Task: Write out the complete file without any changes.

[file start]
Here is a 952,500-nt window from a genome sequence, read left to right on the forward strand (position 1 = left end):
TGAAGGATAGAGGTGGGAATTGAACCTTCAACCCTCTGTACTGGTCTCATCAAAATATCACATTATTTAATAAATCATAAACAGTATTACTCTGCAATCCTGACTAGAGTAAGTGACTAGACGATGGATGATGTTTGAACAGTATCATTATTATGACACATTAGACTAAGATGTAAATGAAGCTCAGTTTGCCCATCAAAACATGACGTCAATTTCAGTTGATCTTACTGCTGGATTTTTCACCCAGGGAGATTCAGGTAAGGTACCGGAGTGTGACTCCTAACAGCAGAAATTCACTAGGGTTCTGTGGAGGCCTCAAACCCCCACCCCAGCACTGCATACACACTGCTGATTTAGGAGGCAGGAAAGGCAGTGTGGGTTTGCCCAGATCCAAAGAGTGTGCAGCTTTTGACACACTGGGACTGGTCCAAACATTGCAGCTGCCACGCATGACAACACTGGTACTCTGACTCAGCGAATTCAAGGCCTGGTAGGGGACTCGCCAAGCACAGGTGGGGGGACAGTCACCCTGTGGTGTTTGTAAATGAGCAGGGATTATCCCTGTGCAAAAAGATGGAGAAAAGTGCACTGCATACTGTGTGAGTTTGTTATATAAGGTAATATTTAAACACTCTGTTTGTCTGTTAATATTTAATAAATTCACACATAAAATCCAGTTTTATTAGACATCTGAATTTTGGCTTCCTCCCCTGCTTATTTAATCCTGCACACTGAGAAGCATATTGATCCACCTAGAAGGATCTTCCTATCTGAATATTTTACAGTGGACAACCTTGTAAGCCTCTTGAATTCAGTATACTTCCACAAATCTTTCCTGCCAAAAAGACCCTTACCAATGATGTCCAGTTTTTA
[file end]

Here is a 952,500-nt window from a genome sequence, read left to right on the forward strand (position 1 = left end):
TGAAGGATAGAGGTGGGAATTGAACCTTCAACCCTCTGTACTGGTCTCATCAAAATATCACATTATTTAATAAATCATAAACAGTATTACTCTGCAATCCTGACTAGAGTAAGTGACTAGACGATGGATGATGTTTGAACAGTATCATTATTATGACACATTAGACTAAGATGTAAATGAAGCTCAGTTTGCCCATCAAAACATGACGTCAATTTCAGTTGATCTTACTGCTGGATTTTTCACCCAGGGAGATTCAGGTAAGGTACCGGAGTGTGACTCCTAACAGCAGAAATTCACTAGGGTTCTGTGGAGGCCTCAAACCCCCACCCCAGCACTGCATACACACTGCTGATTTAGGAGGCAGGAAAGGCAGTGTGGGTTTGCCCAGATCCAAAGAGTGTGCAGCTTTTGACACACTGGGACTGGTCCAAACATTGCAGCTGCCACGCATGACAACACTGGTACTCTGACTCAGCGAATTCAAGGCCTGGTAGGGGACTCGCCAAGCACAGGTGGGGGGACAGTCACCCTGTGGTGTTTGTAAATGAGCAGGGATTATCCCTGTGCAAAAAGATGGAGAAAAGTGCACTGCATACTGTGTGAGTTTGTTATATAAGGTAATATTTAAACACTCTGTTTGTCTGTTAATATTTAATAAATTCACACATAAAATCCAGTTTTATTAGACATCTGAATTTTGGCTTCCTCCCCTGCTTATTTAATCCTGCACACTGAGAAGCATATTGATCCACCTAGAAGGATCTTCCTATCTGAATATTTTACAGTGGACAACCTTGTAAGCCTCTTGAATTCAGTATACTTCCACAAATCTTTCCTGCCAAAAAGACCCTTACCAATGATGTCCAGTTTTTA